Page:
Last update: September 7, 2018

Which units are included in the common consent to share information form and the core collaborative model?

There are four core units at the center of UBC’s wellness support network:

  • Centre for Accessibility
  • Counselling Services (which includes Wellness Advisors)
  • Student Health Service
  • The Wellness Centre

With a student’s permission, these units will be able to share relevant information about the student’s physical and mental health when necessary to better assist the student.

To help protect student privacy and maintain a manageable circle of care, wellness professionals from the four core units (Student Health Service, Counselling Services, Centre for Accessibility, and the Wellness Centre) will be the only individuals with access to relevant student wellness information as consented to on the common consent to share information form. All other advising units will continue to follow their existing student confidentiality procedures and commitments.

 

What kinds of professional development opportunities are being provided to ensure cultural competency among wellness staff with regard to working with international, Aboriginal, and graduate students?

To date, a core group of approximately 60 wellness professionals have received specific cultural competency training from UBC experts in international student wellness, Aboriginal student wellness, and graduate student wellness. Key takeaways from these sessions will continue to be communicated to staff and faculty across the university as professional development sessions are carried out throughout the next year.

 

What kinds of tools will be available to students online?

Online self-help resources on students.ubc.ca/health-wellness are being expanded to better assist students in their self care. These resources will be in the form of apps, interactive modules, videos, articles and handouts. In addition, therapist-assisted online therapy will soon be offered to help students access the appropriate level of support.

 

What will the new, expanded Wellness Centre look like and where will it be located?

The new Wellness Centre will have two components: a digital space, through which students can access self-help resources online; and a physical space, the location of which is still being determined. The physical Wellness Centre will be an inviting and accessible place for all UBC students. It will include the following features:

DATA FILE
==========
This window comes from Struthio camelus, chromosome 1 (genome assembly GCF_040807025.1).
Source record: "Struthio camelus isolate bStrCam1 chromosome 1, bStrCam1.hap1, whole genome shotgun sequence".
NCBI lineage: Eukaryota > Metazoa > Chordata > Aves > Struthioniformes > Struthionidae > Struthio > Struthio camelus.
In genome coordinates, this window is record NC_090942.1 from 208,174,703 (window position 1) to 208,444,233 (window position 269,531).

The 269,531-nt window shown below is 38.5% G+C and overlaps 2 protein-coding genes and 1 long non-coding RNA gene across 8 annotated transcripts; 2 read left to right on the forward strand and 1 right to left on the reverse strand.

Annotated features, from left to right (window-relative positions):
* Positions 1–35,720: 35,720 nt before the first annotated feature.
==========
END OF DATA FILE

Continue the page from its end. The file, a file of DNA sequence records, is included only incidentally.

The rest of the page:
• Comfortable furniture for students to study, spend time with friends, and relax
  • Warm, friendly faces, such as those of the Wellness Peers and other students
  • An open environment that features activities and programming for all students
  • A natural flow of traffic into and out of the Centre
  • Relaxing and private areas near the back of the Centre for students who may be struggling or in need of time alone
  • Wellness Advisors and Wellness Peers to assist students with mental health and wellbeing concerns
  • A hub of wellness advice and professional information

The new Wellness Centre will be designed to reduce any stigma associated with seeking help, and students may have multiple reasons for entering the Centre. It will also be closely tied to related online resources, encouraging student resilience and proactivity.

Currently, the existing Wellness Centre continues to operate out of the Irving K. Barber Learning Centre as before. It provides trained student peer support, safer sex products, tips and trick for students to have the best UBC experience possible, and a connection to other health and wellness resources on campus.

You may continue to monitor facultystaff.students.ubc.ca for information about the full launch of the expanded Wellness Centre and the wellness support network in the coming months.

 

How does the Early Alert system work alongside the new wellness support network?

Early Alerts can be entered by UBC staff and faculty as before. Please refer to the green folder for any emergency procedures.

Under the new collaborative stepped care model, students referred to wellness resources through the Early Alert tool will have more immediate access to support services. Early Alert cases will be directed into the collaborative stepped care model of service, through which they will be invited to create a wellness plan personalized to their unique needs and goals. This model will provide a broader range of support to students, as well as a more effective approach to resolving mental health and wellbeing concerns.